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S&S Perspective: Are New IP's Necessary?

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Over the past couple years or so we've been given a ton of new games, and a lot of them being sequels.  We've also been given a lot of brand new IP's as well.  While these new games like, Playstation All Stars Battle Royale, Sleeping Dogs, and Dragons Dogma didn't particularly sell the best, you have a lot of new sequels that are whisking off the shelves.  Call of Duty Black Ops II being the most obvious example.  The question is, do gamers care about getting fresh new IP's, or are we satisfied with getting 2 to 3 sequels of franchises that has been around since the previous generation?


I'm not knocking sequels, in fact I love most of the sequels we had this year.  Halo 4 was great, even though we've had 8 games in the Halo franchise, and yes, I included Halo Wars.  Black Ops 2 is a great game, not fantastic, but its really good.  Far Cry 3 was one of the best reviewed games this year.  It was one of the best shooters I've played, not just in 2012, but all time.  My last example has to go to Assassins Creed III,  a lot of people said the game didn't really catch up to the massive amount of hype the game had conjured up.  I was indifferent to those people, I thought the game was great, I thought it was the best AC game so far.  All of these games have sold very well, but when you bring in these new IP's, they don't really sell as well.  Money has to be one of the main reasons that companies don't want to venture off and try new things.  I know that the video game industry as a whole is industry, a billion dollar industry at that.  Its all about the money, publishers only want to commit to a project that they know will sell.  You also have publishers that want to stick their necks out for new projects, if you didn't, you wouldn't have Journey or Dishonored to play.  Money is the reason we've had more than 6 current gen Call of Duty games to date.  
These games sell a massive amount of units each year.  Expecting a new Call of Duty each year has become one of the staples with this generation.  This isn't a bad thing by any means, the games are good, but certain games have lacked a bit of creativity in their development.  Look what Medal of Honor Warfighter did, the studio tried to recreate the numbers of COD, and it just got blasted by critics across the web.  Gaming magazines, online critics, and bloggers alike have stated that the game lacked creativity and was an insult to every gamer alive.  I myself thought the game was pretty good, and didn't think it deserved much of the harsh criticism the game received.  Plus, when the same game journalists and bloggers gave great scores to COD Modern Warfare 3, the weakest game out of the three, it just seems a little odd that it was received so well.  Maybe some of the bigger publishers have better relationships with different video game journalists, who knows?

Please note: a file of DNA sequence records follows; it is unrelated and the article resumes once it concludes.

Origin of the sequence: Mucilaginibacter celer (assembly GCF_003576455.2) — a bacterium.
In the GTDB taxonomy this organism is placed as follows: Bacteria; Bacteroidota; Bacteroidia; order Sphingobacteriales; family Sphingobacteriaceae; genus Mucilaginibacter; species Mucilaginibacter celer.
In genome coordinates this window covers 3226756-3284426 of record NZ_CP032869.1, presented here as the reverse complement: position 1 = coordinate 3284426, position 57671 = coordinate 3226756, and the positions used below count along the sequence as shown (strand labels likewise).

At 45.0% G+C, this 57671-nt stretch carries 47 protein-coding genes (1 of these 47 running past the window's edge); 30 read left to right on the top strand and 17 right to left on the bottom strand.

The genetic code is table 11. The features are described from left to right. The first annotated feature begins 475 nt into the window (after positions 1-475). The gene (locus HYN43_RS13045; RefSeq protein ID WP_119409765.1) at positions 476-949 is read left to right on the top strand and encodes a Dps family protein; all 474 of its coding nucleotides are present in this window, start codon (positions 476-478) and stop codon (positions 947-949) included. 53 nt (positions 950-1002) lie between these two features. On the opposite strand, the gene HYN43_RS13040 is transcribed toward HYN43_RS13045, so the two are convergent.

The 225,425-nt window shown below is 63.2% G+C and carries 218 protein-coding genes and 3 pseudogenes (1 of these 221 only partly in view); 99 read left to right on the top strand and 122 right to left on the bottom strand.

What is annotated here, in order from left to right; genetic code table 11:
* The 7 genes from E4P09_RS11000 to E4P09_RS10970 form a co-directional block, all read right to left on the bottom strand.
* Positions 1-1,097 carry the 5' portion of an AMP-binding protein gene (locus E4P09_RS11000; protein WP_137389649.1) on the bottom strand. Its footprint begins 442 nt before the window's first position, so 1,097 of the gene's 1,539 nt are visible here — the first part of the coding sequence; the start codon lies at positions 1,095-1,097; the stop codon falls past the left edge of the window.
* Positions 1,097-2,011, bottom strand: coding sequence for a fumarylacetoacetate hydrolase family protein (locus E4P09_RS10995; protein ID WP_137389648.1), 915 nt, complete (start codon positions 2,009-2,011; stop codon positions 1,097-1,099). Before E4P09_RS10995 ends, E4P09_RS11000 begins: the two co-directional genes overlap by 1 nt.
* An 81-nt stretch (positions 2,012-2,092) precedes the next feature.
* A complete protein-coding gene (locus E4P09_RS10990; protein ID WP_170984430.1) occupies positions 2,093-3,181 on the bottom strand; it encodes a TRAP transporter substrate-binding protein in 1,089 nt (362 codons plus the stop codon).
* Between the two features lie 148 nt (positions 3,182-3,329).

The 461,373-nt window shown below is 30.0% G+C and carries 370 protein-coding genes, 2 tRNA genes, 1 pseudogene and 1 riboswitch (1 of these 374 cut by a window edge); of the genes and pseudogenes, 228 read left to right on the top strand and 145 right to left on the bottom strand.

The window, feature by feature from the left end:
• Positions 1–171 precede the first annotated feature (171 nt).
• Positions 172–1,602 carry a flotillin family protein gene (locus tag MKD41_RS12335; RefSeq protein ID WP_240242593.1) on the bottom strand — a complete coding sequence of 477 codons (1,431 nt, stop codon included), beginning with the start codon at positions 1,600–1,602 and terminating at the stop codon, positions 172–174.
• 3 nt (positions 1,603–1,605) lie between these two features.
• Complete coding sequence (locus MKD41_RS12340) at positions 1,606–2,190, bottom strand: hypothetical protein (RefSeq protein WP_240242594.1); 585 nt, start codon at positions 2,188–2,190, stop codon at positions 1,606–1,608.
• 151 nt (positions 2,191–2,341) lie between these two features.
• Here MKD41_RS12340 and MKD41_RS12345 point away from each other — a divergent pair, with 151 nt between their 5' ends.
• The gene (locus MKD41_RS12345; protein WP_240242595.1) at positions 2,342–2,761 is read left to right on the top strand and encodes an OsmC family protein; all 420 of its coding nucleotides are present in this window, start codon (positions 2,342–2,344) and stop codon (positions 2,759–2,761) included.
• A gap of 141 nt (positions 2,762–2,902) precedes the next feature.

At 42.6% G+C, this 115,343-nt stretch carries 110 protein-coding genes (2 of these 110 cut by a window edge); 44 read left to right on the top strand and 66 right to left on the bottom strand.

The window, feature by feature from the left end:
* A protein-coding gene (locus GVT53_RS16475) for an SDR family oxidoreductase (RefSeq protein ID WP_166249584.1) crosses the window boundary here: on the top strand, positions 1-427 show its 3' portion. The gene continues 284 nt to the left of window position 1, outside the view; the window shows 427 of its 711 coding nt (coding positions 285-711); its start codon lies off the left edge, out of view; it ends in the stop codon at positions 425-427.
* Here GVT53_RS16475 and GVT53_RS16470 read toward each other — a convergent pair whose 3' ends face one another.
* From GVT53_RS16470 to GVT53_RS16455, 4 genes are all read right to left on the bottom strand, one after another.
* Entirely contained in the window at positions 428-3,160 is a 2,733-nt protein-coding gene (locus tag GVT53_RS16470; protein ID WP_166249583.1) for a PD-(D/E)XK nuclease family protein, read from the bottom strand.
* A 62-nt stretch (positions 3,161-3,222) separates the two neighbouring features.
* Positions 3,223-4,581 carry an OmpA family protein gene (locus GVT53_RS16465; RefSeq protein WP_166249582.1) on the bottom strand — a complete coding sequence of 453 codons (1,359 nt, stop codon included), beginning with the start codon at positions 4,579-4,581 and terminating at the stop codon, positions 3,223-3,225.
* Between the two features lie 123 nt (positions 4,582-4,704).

Thats a separate topic for another time.  I want a lot of new IP's for next year, why do we need another Gears of War so soon, we could've have a brand new series to get behind.  I'm sure the game will sell just as much as the third game, and most likely, I will be one of the millions of people playing it.  It just seems that a lot of the publishers aren't asking the question, when do we stop and move onto a new franchise?  Hopefully, the next generation of consoles will bring us a bevy of new faces to play as,  while still not forgetting the best characters of today.  There just has to be a better balance between returning franchises and fresh IP's.  

2 comments: Leave Your Comments

  1. Blazeknyt12/11/2012

    It's something I've thought a lot about as well. Some of it lies in the marketing. Assassin's Creed III had commercials put on TV, but you didn't see any of that for Journey. Some of it also lies in how games are super expensive to make, as well as just playing it safe. If you make a sequel to a game, you have an established fanbase, and the possibility of a new group. Making a prequel makes that new fanbase move even easier (Gears of War Judgment).
    I think a lot of it lies in the risk of creating a new IP, as no one will know how it will perform.

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  2. Lucas Bert12/15/2012

    I think this is definitely where indie games fit into gaming at the moment, every new indie game is essentially a new IP. (Obviously excepting sequels).

    The difference is that the risk of creating a new indie IP is generally less that a big publisher, as an indie developer will rely on cheaper avenues of advertising like social media and things like Steam Greenlight and Kickstarter. Whether this is a good thing or not is debatable, I'm still waiting for a new Nintendo IP that isn't just a revamp of an old one. (I'm looking at you, Kid Icarus!!)

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